You’re going with “It’s outdated and doesn’t apply” argument, Fr. Martin? Yeah, Humanae Vitae is SO Old Testament. All of this crud we’re dealing with now is so new. Really? The world has never dealt with homosexuality? The struggle is actually biblical, Father.
Also, the lecture at St. Joseph’s University this week, which prompted your article, is the same lecture that I presented at the World Meeting of Families in Dublin last year, the text of which was vetted and approved beforehand by the Vatican.
And? That isn’t really a defense of the points Archbishop Chaput made. The list of tragic speakers at the World Meeting of Families was long and probably why
One of the reasons that I don’t focus on same-sex relations and same-sex marriage, which I know are both impermissible (and immoral) under church teaching, is that LGBT Catholics have heard this repeatedly. Indeed, often that is the only thing that they hear from their church.
The problem is, as shown above, you have indeed suggested, implied, etc., that the Church’s teachings will change. You can almost hear the good old Jesuit “mental reservation”: “…are both impermissible (and immoral) under church teaching as it stands right now.” Sorry. Sometimes you don’t hold your tongue well enough. Your slip is showing. You want to be a savior to same-sex attracted people instead of leading them to the Savior. The Church has said far more and you disparage Her to them.
I’ve only included what could be found in one nice neat place, but if you delved into Fr. Martin’s social media pages, you would find much more evidence of Archbishop Chaput’s points. Fr. Martin consistently highlights groups that completely contradict the Church like Out@StPaul and New Ways Ministry without ever correcting their errors. He’s just hoping you don’t know that.
What I am trying to do instead is encourage Catholics to see LGBT people as more than just sexual beings, to see them in their totality, much as Jesus saw people on the margins, people who were also seen as “other” in his time.
Wow! That’s a stretch, because from where most of us stand, you appear to encourage people to embrace being a slave to their sexual inclinations. Jesus totally went after the people on the margins. He didn’t, however, leave them there wallowing in their sin. He met them, told them to repent and sin no more, and told them the way was narrow. He didn’t just hang out with them acting as if all was grand with their lives.
I remain grateful for your asking people not to engage in ad hominem attacks, and I appreciate the careful tone of your letter and have always appreciated your kind communications with me.
Thanks again for sending this.
Most attacks are not ad hominem, they are quite substantiated with your own words, “Jim”.
The charges of schism being thrown around are getting a bit ridiculous. Let’s chat, shall we?
First, what ISN’T schism.
Schism isn’t a dislike for the Holy Father’s leadership style. Schism is not questioning things put forth in a “working document.” Schism is not asking people to pray and fast that the crud put forth in a working document never sees the light of day in any final document proposed by the Church. Schism isn’t asking the Holy Father to make clear the teaching put forth in a document (i.e., the dubia). Schism isn’t wishing the Holy Father would never speak again to reporters on a plane. Schism is not EWTN reporting on Catholic news. Schism is not Archbishop Vigano putting out his testimony. Schism isn’t even asking the Holy Father to resign. Schism isn’t a critique of how the Vatican or Holy Father is handling the abuse scandal. Schism isn’t supporting Archbishop Vigano’s request for an investigation into the whole McCarrick debacle.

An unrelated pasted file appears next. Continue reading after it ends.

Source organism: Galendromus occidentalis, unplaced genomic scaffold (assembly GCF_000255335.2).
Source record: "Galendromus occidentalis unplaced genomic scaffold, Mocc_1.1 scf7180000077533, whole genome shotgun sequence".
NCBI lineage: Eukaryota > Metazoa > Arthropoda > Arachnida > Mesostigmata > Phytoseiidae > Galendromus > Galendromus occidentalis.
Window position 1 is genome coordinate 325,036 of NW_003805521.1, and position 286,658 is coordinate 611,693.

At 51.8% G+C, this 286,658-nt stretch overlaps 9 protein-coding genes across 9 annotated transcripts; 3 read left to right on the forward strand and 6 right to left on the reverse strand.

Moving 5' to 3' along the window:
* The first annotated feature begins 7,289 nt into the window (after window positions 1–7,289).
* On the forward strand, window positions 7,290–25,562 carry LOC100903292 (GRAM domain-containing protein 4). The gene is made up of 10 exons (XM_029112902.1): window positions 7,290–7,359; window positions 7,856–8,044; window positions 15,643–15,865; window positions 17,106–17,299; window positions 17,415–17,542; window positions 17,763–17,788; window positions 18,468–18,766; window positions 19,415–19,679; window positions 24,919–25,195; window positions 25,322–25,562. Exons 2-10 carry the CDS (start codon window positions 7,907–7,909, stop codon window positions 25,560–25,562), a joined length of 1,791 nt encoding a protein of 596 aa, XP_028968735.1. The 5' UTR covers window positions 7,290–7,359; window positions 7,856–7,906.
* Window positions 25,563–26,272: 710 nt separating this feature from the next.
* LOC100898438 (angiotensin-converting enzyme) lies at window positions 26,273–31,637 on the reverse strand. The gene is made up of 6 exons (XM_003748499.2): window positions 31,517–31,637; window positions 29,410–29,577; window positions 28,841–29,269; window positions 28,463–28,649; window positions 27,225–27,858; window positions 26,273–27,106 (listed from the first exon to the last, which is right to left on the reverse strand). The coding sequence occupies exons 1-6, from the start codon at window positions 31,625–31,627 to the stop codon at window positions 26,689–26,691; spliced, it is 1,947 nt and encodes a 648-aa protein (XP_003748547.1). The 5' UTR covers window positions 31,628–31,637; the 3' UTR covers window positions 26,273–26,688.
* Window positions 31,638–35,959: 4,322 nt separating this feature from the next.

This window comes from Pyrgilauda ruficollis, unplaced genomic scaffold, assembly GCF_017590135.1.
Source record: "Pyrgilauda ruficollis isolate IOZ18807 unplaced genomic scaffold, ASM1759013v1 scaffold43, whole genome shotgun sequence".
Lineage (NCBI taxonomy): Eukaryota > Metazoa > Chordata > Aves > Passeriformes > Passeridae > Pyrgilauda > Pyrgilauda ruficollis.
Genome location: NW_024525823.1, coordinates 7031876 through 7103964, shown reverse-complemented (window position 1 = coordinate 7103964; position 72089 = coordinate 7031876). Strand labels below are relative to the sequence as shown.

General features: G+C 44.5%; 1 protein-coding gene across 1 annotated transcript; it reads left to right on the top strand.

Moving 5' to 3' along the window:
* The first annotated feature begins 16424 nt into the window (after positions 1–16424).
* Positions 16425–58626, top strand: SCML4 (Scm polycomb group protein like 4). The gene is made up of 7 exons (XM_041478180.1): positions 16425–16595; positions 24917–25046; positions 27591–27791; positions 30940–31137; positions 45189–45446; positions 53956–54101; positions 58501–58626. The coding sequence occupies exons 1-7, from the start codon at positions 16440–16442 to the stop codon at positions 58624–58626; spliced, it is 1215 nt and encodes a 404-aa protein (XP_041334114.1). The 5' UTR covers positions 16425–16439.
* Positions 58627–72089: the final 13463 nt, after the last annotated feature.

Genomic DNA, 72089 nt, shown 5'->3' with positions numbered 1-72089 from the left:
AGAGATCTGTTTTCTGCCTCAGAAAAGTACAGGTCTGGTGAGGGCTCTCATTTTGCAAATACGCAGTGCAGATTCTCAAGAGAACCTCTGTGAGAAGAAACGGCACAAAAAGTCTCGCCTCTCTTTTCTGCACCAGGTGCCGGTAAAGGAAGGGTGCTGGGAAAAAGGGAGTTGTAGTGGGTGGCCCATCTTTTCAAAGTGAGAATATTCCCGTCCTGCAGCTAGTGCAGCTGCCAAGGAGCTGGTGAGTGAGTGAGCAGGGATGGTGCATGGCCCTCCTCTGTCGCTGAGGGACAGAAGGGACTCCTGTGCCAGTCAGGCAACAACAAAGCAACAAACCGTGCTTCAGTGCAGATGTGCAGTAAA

I’ve seen some ridiculous half-wit “theologians” suggesting that pretty much anyone who disagrees with THEM is schismatic. They seem to think that if they bandy the word around enough, the “uneducated masses” will be whipped into submission by the mere thought of it. They even put forth the question to the Holy Father on a plane (who, by the way, said there was no schism at this time) and got him to say the word which, somehow, is supposed to give their charges validation. “A-ha! The pope said the word so you are in schism!” WRONG!
Let me give you a little list of all the people who have been charged with schism by the liberal Catholic elite. Let’s see, Archbishop Vigano, for sure; Archbishop Cordileone of San Francisco, Bishop Strickland of Tyler, and Archbishop Chaput of Philadelphia, because they were three of MANY bishops who said the charges made by Archbishop Vigano should be investigated; Cardinals Burke and Brandmueller, because they dared to ask the Holy Father for clarification in their dubia; Archbishop Schneider, because he and Cardinal Burke asked people to pray and fast before the synod, because of the pretty awful stuff is being discussed. (Prayer and fasting – the horrors! How dare they?!) I guess all of EWTN can be counted, too, because Raymond Arroyo dared to defend himself when a book about how EWTN was trying to overthrow the Holy Father was glorified on a flight. Oh, and EWTN, again, for broadcasting a Mass where the priest giving the homily said that the faithful was being asked to pray and fast before the upcoming “Amazon Synod.” I’d love to know what they are scared of. You want to fast and pray for me? Please do. And, of course, there’re all those mean Catholic bloggers, radio hosts, commentators, etc., who are scratching their heads about some things the pope says. Yep, all are in schism, it seems, except those who want to change any Church teaching that doesn’t jive with their ideologies.